I bet that you’ve been told that there is no such thing as Halloween in Poland. Well, that is partly true, as you won’t find this day in the Polish calendar. Halloween is not celebrated in Poland like it is in North America. People expecting Halloween to be full of costume parties and trick or treats may be unpleasantly surprised, because in Poland this holiday is completely overshadowed by the rather sad All Saint’s Day. We have our own traditions, Attempts to introduce Halloween failed, the same as Valentine’s Day. Poles haven’t succumbed to Halloween ceremonies, however I won’t deny that I would love to experience Halloween and wear a costume, but … in the USA, not in Poland. I don’t go as far as the Polish Episcopate which thinks Halloween is from the devil…But I don’t think it fits in our traditions.
All Saints’ Day is an annual national holiday celebrated in Poland on November 1st. It is followed by All Souls’ Day (November 2nd). All Souls’ Day is a day of prayer for those who have died. On All Saint’s Day, Poles visit cemeteries and focus on those whom they have lost. Many Poles travel long distances to visit family graves, thus November 1st has become the most traveled day in Poland. On a national level, the graves of important Poles and military tombs are honored. Visiting monuments, particularly memorials to victims of World War II, is an important part of the Polish culture.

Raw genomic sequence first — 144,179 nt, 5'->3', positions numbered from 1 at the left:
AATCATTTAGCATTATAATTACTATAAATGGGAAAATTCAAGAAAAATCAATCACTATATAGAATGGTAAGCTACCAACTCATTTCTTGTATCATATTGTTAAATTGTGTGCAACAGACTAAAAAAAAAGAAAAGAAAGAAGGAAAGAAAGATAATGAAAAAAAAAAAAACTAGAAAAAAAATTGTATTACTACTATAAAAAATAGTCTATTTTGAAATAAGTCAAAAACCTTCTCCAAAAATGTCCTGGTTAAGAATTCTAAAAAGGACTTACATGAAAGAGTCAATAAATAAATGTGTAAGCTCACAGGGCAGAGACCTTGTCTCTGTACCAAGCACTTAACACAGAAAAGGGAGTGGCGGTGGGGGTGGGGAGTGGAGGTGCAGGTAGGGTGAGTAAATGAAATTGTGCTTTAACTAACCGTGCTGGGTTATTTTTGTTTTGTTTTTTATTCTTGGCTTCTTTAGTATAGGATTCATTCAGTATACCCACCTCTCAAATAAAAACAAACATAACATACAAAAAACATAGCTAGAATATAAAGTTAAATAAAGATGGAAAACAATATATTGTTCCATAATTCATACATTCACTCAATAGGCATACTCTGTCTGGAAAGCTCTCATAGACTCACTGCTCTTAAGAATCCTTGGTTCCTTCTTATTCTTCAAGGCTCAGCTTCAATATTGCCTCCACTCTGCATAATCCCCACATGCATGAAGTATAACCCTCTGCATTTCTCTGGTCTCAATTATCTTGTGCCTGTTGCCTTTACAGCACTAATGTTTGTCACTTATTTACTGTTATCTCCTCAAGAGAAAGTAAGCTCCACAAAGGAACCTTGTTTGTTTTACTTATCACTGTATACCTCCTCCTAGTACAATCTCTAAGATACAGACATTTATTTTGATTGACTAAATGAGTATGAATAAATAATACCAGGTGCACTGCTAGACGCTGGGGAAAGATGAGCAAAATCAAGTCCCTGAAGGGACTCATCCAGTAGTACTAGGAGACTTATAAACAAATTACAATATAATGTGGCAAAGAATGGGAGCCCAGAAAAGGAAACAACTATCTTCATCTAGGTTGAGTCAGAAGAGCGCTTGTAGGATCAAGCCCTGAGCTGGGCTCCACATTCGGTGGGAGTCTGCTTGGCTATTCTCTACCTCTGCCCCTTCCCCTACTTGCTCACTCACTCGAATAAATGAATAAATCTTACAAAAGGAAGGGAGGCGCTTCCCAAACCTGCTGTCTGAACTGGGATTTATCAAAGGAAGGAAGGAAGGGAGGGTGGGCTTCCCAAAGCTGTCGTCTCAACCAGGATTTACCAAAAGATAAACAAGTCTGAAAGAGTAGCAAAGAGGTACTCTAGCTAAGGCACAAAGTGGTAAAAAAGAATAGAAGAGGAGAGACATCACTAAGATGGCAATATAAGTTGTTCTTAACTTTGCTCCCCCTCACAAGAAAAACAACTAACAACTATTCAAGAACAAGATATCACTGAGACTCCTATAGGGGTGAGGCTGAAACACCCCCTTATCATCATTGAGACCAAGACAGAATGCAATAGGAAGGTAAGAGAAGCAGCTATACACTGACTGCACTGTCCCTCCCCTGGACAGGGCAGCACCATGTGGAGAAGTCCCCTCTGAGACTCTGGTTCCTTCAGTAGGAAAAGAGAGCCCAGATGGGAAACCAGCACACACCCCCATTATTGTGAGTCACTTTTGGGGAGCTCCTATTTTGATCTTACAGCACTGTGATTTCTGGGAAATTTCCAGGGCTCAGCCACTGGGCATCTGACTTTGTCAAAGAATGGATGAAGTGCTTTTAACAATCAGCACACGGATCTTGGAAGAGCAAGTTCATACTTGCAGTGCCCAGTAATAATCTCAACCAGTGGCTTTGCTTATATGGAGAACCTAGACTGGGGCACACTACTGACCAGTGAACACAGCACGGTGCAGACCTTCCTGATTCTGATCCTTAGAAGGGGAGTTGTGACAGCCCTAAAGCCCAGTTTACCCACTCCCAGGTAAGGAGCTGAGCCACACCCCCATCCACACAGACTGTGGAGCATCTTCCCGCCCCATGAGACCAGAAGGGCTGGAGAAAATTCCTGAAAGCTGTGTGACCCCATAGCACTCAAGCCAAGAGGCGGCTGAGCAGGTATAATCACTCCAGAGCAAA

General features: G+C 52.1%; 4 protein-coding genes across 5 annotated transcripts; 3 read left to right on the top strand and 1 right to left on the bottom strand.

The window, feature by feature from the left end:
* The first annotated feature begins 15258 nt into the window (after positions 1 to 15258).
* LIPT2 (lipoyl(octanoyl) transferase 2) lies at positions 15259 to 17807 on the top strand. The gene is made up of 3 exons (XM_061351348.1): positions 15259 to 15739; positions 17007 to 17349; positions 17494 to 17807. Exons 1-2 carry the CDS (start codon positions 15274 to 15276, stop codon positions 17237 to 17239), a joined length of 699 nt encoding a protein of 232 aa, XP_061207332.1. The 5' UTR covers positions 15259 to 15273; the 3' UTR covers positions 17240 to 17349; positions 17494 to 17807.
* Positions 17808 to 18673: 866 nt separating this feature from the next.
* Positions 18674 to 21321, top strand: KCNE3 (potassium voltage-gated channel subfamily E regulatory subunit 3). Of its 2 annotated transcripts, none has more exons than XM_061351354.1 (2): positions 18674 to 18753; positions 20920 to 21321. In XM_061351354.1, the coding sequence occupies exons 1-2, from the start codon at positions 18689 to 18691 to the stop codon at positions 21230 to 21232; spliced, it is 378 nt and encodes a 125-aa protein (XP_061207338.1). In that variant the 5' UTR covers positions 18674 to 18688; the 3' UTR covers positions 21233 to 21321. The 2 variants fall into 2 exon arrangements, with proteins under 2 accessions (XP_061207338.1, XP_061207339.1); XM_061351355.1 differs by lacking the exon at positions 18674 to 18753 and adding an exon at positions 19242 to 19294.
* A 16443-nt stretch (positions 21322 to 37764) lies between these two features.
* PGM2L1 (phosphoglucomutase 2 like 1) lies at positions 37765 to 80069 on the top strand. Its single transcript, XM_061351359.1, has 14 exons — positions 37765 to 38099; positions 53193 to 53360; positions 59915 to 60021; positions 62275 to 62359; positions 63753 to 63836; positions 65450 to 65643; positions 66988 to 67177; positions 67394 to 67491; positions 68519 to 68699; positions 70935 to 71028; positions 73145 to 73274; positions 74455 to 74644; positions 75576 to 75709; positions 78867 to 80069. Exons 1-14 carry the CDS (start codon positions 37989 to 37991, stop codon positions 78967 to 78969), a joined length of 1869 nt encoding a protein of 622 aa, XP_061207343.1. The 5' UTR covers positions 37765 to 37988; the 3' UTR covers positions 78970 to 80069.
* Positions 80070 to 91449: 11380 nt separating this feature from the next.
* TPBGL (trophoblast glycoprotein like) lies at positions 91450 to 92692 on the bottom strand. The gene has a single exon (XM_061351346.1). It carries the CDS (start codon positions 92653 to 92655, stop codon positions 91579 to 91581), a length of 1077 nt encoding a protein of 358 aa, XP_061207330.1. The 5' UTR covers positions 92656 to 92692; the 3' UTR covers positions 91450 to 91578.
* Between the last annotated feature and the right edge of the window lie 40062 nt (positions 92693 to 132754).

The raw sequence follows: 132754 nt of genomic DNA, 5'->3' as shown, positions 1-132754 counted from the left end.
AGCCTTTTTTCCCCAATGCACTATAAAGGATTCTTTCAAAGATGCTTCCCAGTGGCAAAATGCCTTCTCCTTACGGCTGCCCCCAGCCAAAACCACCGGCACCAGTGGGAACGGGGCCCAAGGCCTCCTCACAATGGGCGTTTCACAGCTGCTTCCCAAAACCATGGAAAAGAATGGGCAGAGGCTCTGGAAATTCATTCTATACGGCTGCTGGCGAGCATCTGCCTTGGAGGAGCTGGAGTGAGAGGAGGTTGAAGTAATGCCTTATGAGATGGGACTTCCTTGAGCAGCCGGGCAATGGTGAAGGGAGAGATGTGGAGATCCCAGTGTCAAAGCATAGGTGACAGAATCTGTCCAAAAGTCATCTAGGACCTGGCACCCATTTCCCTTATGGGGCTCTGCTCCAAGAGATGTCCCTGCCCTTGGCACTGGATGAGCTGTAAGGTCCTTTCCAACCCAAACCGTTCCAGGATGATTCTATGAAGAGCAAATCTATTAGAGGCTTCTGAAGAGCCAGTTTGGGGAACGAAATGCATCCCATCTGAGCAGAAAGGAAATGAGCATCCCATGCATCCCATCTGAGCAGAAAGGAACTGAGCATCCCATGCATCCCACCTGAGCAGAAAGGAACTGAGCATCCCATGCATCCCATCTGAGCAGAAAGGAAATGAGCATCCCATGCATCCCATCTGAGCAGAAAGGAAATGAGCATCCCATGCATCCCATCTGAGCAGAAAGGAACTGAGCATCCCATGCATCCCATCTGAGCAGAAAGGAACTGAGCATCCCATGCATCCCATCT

On November 1st, day and night, candles and flowers are placed on the graves and tombs. This may sound like a sad scenario, and not the kind of thing that foreigners might want to see during their holidays but in fact this is a moment that everyone should see at least once in a lifetime.
There is no doubt that All Saints’ Day has a morose side, but there is also an element of magic. Many people in Poland light candles on the graves. These candles are special, they can burn for many hours, sometimes days, sometimes even weeks. It is believed that these candles help the departed souls find their way through the darkness. Candles in colorful glass jars that number in the millions light up cemeteries and at night, when the sky is cloudless, they can often be seen glowing from far away. On that one night, the sky above graveyards looks like it has been kissed by the aureola borealis. This incredibly evocative atmosphere should not be missed by anyone with a heart that still beats.
All Saints’ Day recalls the ancient and pagan aspect of Halloween tradition that described how the world of the living and the world of the dead collide. On the night between All Saints’ Day and All Souls’ Day past generations summoned spirits and they believed that the deceased would visit the living. This part calls ‘Dziady’ and is not celebrated anymore.
The traditions of All Saints Day are deeply rooted in the Polish culture. It is a serious celebration having nothing in common with a happy Halloween. Halloween is commercial, and basically North American (despite the fact it is an ancient druid holiday straight from Ireland). All Saints’ Day is time to be with the people closest to you and to think of those who are gone forever. It is very moving and very human holiday.
If you’ve never thought of going to the cemetery at night you should maybe consider it on All Saints’ Day. I do it every year. It is part of my life tradition.